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Old 07-24-2011, 12:29 PM   #11
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As a side note, sauté is from the French verb sauter, meaning to jump.
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Old 07-24-2011, 12:33 PM   #12
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I'm darned if I know then lol!
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Old 07-24-2011, 12:35 PM   #13
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Quote:
Originally Posted by pacanis View Post
I thought sweating was crowding the food to the point it steamed.
I dislike getting crowded to the point I am steamed.....it makes me sweat.
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Old 07-24-2011, 12:39 PM   #14
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Quote:
Originally Posted by pacanis View Post
I thought sweating was crowding the food to the point it steamed.

In fact, that's what happens when you cook veggies in fat over a lower heat (sweat). Not hot enough to brown but hot enough to make the food give up moisture, which results in some steaming.

If you try to sauté or sear foods and you crowd the food in the pan, then you will get more steaming than browning because, regardless of the burner setting, too much food causes the pan temp to drop and sweat or steam rather than sauté.
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Old 07-24-2011, 01:51 PM   #15
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I'm always guilty of crowding the pan (usually a CI DO), when I brown stew meat. I just leave it in longer so the temp comes back up.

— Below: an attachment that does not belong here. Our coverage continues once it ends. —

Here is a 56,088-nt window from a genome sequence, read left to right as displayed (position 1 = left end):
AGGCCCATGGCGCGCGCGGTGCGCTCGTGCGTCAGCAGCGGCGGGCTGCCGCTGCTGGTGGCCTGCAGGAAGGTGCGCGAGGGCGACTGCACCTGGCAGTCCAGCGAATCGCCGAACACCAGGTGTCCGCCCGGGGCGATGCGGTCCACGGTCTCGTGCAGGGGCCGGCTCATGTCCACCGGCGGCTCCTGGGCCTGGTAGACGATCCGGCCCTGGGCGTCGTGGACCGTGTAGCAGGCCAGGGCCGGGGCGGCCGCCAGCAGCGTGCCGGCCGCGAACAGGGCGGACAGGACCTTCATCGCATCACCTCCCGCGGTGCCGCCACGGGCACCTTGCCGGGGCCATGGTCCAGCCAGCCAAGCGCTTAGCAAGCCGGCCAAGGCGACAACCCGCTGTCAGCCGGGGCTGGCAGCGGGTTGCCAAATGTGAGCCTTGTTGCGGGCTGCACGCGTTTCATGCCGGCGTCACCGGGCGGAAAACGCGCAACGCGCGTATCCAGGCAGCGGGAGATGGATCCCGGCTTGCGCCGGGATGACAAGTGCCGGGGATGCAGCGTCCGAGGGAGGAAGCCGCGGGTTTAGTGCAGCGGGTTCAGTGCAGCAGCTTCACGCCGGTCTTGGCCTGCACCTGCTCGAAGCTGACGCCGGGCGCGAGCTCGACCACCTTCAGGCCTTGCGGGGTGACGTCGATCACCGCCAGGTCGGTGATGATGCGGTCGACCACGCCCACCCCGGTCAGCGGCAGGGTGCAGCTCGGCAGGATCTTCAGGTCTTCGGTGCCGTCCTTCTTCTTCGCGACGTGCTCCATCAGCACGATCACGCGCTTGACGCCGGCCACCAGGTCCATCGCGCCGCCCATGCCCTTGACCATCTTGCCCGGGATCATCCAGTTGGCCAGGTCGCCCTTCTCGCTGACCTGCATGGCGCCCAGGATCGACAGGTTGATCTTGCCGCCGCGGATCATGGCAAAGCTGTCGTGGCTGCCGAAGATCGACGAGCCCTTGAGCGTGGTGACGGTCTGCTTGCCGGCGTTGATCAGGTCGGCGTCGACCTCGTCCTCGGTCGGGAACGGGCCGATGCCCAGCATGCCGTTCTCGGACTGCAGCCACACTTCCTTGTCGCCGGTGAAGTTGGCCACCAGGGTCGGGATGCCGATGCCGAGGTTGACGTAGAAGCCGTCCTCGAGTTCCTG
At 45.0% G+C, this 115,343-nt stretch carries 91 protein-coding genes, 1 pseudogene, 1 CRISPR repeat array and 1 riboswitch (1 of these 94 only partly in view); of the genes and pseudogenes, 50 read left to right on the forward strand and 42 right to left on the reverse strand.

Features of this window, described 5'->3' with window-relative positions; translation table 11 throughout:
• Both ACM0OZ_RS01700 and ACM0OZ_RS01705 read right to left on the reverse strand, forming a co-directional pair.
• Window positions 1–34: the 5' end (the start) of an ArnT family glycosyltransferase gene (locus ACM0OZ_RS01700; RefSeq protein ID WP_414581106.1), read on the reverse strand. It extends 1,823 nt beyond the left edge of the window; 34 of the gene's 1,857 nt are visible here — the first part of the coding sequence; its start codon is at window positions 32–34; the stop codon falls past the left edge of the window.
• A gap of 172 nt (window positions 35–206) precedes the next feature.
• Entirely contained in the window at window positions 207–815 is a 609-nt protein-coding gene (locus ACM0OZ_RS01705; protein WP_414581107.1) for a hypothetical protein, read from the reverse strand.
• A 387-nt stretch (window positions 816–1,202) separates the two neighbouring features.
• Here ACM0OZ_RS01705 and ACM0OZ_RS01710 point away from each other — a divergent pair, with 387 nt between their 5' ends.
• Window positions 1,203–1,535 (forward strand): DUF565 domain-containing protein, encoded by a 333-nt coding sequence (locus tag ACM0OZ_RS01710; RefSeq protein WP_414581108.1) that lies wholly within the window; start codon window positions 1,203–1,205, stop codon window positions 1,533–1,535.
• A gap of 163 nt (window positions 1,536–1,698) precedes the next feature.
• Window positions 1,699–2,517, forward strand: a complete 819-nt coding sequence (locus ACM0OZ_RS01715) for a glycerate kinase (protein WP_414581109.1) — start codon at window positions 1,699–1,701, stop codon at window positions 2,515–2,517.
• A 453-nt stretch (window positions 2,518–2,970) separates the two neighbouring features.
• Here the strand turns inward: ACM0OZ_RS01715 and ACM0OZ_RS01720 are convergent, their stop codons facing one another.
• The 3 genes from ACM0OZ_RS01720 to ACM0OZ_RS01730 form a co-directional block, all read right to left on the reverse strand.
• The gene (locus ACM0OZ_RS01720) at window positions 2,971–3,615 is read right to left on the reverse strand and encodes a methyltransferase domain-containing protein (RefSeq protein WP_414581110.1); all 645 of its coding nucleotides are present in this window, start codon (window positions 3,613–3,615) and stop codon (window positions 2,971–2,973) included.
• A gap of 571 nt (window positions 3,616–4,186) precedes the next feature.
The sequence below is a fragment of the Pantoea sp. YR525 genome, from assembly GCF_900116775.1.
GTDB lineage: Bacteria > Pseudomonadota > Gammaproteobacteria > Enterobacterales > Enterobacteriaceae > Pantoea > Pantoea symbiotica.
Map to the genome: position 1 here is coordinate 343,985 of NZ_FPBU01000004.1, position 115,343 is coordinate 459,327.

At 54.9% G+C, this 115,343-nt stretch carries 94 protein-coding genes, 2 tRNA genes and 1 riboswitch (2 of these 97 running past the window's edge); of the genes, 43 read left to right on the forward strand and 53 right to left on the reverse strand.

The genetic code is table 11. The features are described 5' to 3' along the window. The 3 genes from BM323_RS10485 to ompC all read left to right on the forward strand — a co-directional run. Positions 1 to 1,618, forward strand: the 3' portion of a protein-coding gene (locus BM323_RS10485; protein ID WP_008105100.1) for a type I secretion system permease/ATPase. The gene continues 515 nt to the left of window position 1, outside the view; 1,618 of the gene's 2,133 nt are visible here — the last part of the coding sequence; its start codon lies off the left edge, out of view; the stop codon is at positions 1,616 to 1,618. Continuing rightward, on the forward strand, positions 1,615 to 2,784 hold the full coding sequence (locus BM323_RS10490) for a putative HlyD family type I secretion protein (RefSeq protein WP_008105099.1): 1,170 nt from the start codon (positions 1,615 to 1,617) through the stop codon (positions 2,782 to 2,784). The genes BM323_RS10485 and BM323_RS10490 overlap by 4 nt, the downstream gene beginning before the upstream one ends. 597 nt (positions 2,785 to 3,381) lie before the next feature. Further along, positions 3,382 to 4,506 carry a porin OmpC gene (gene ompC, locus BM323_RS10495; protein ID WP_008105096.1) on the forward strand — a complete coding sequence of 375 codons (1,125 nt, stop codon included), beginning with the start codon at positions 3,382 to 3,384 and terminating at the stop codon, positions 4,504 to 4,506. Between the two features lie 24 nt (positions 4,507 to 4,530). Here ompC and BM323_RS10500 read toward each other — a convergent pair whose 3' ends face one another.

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Old 07-24-2011, 01:53 PM   #16
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Quote:
Originally Posted by pacanis View Post
I'm always guilty of crowding the pan (usually a CI DO), when I brown stew meat. I just leave it in longer so the temp comes back up.

By then you've driven off some of the meat's moisture.
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Old 07-24-2011, 02:28 PM   #17
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By then you've driven off some of the meat's moisture.
Hmmm, now we're getting into that whole, does searing meat hold in moisture thing
I imagine in stew it might not make as noticeable of a difference, but I understand what you are saying. A quick sear is always best.
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Old 07-24-2011, 02:35 PM   #18
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Hmmm, now we're getting into that whole, does searing meat hold in moisture thing ...

I'm sure by now everyone realizes searing doesn't seal in the juices.
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Old 07-24-2011, 02:53 PM   #19
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An interesting article on the subject of searing:

Searing - Separate the myth from the facts
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